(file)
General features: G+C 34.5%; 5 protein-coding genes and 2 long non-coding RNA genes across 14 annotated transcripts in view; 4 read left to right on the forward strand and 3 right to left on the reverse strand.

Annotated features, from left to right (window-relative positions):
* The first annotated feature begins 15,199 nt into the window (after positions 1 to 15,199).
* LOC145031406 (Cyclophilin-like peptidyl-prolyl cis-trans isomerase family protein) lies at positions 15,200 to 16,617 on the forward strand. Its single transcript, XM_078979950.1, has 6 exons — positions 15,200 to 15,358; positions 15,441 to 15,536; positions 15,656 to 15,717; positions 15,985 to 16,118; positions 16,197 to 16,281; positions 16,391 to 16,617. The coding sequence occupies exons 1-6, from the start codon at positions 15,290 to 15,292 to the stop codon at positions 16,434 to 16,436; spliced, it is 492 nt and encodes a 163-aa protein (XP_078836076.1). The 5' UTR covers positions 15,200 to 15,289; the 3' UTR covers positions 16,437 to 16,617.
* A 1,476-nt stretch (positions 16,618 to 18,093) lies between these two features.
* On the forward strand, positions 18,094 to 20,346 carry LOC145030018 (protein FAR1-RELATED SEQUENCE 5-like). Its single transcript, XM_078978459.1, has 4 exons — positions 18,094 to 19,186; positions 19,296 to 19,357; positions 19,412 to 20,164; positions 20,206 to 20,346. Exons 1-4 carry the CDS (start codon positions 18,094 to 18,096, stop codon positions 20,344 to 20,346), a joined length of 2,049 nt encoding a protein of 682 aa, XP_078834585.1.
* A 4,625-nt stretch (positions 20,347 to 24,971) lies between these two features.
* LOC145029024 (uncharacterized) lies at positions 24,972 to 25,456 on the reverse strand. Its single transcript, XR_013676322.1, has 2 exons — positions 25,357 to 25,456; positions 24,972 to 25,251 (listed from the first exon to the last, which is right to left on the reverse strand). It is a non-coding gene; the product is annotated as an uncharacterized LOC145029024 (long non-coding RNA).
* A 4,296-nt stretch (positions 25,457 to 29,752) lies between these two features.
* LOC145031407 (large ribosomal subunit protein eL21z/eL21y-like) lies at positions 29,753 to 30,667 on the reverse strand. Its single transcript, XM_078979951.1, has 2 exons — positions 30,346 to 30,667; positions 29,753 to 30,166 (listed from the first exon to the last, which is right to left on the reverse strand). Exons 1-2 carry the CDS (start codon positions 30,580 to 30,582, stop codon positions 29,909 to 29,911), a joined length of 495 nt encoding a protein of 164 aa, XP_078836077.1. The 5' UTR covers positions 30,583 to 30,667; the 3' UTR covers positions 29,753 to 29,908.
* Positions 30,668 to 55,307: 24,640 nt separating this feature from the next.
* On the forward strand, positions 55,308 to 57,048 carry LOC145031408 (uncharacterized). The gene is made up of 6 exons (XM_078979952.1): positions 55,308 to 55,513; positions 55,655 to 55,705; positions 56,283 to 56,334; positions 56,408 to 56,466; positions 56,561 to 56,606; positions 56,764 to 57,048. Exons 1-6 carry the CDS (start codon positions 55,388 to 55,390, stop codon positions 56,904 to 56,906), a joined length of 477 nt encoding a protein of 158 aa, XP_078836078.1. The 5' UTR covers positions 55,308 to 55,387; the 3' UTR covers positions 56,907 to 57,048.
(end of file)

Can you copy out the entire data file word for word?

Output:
General features: G+C 34.5%; 5 protein-coding genes and 2 long non-coding RNA genes across 14 annotated transcripts in view; 4 read left to right on the forward strand and 3 right to left on the reverse strand.

Annotated features, from left to right (window-relative positions):
* The first annotated feature begins 15,199 nt into the window (after positions 1 to 15,199).
* LOC145031406 (Cyclophilin-like peptidyl-prolyl cis-trans isomerase family protein) lies at positions 15,200 to 16,617 on the forward strand. Its single transcript, XM_078979950.1, has 6 exons — positions 15,200 to 15,358; positions 15,441 to 15,536; positions 15,656 to 15,717; positions 15,985 to 16,118; positions 16,197 to 16,281; positions 16,391 to 16,617. The coding sequence occupies exons 1-6, from the start codon at positions 15,290 to 15,292 to the stop codon at positions 16,434 to 16,436; spliced, it is 492 nt and encodes a 163-aa protein (XP_078836076.1). The 5' UTR covers positions 15,200 to 15,289; the 3' UTR covers positions 16,437 to 16,617.
* A 1,476-nt stretch (positions 16,618 to 18,093) lies between these two features.
* On the forward strand, positions 18,094 to 20,346 carry LOC145030018 (protein FAR1-RELATED SEQUENCE 5-like). Its single transcript, XM_078978459.1, has 4 exons — positions 18,094 to 19,186; positions 19,296 to 19,357; positions 19,412 to 20,164; positions 20,206 to 20,346. Exons 1-4 carry the CDS (start codon positions 18,094 to 18,096, stop codon positions 20,344 to 20,346), a joined length of 2,049 nt encoding a protein of 682 aa, XP_078834585.1.
* A 4,625-nt stretch (positions 20,347 to 24,971) lies between these two features.
* LOC145029024 (uncharacterized) lies at positions 24,972 to 25,456 on the reverse strand. Its single transcript, XR_013676322.1, has 2 exons — positions 25,357 to 25,456; positions 24,972 to 25,251 (listed from the first exon to the last, which is right to left on the reverse strand). It is a non-coding gene; the product is annotated as an uncharacterized LOC145029024 (long non-coding RNA).
* A 4,296-nt stretch (positions 25,457 to 29,752) lies between these two features.
* LOC145031407 (large ribosomal subunit protein eL21z/eL21y-like) lies at positions 29,753 to 30,667 on the reverse strand. Its single transcript, XM_078979951.1, has 2 exons — positions 30,346 to 30,667; positions 29,753 to 30,166 (listed from the first exon to the last, which is right to left on the reverse strand). Exons 1-2 carry the CDS (start codon positions 30,580 to 30,582, stop codon positions 29,909 to 29,911), a joined length of 495 nt encoding a protein of 164 aa, XP_078836077.1. The 5' UTR covers positions 30,583 to 30,667; the 3' UTR covers positions 29,753 to 29,908.
* Positions 30,668 to 55,307: 24,640 nt separating this feature from the next.
* On the forward strand, positions 55,308 to 57,048 carry LOC145031408 (uncharacterized). The gene is made up of 6 exons (XM_078979952.1): positions 55,308 to 55,513; positions 55,655 to 55,705; positions 56,283 to 56,334; positions 56,408 to 56,466; positions 56,561 to 56,606; positions 56,764 to 57,048. Exons 1-6 carry the CDS (start codon positions 55,388 to 55,390, stop codon positions 56,904 to 56,906), a joined length of 477 nt encoding a protein of 158 aa, XP_078836078.1. The 5' UTR covers positions 55,308 to 55,387; the 3' UTR covers positions 56,907 to 57,048.